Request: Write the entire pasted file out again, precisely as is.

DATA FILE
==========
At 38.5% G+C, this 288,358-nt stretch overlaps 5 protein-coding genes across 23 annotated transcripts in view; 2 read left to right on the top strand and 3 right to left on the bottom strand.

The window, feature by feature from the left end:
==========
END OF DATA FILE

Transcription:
At 38.5% G+C, this 288,358-nt stretch overlaps 5 protein-coding genes across 23 annotated transcripts in view; 2 read left to right on the top strand and 3 right to left on the bottom strand.

The window, feature by feature from the left end: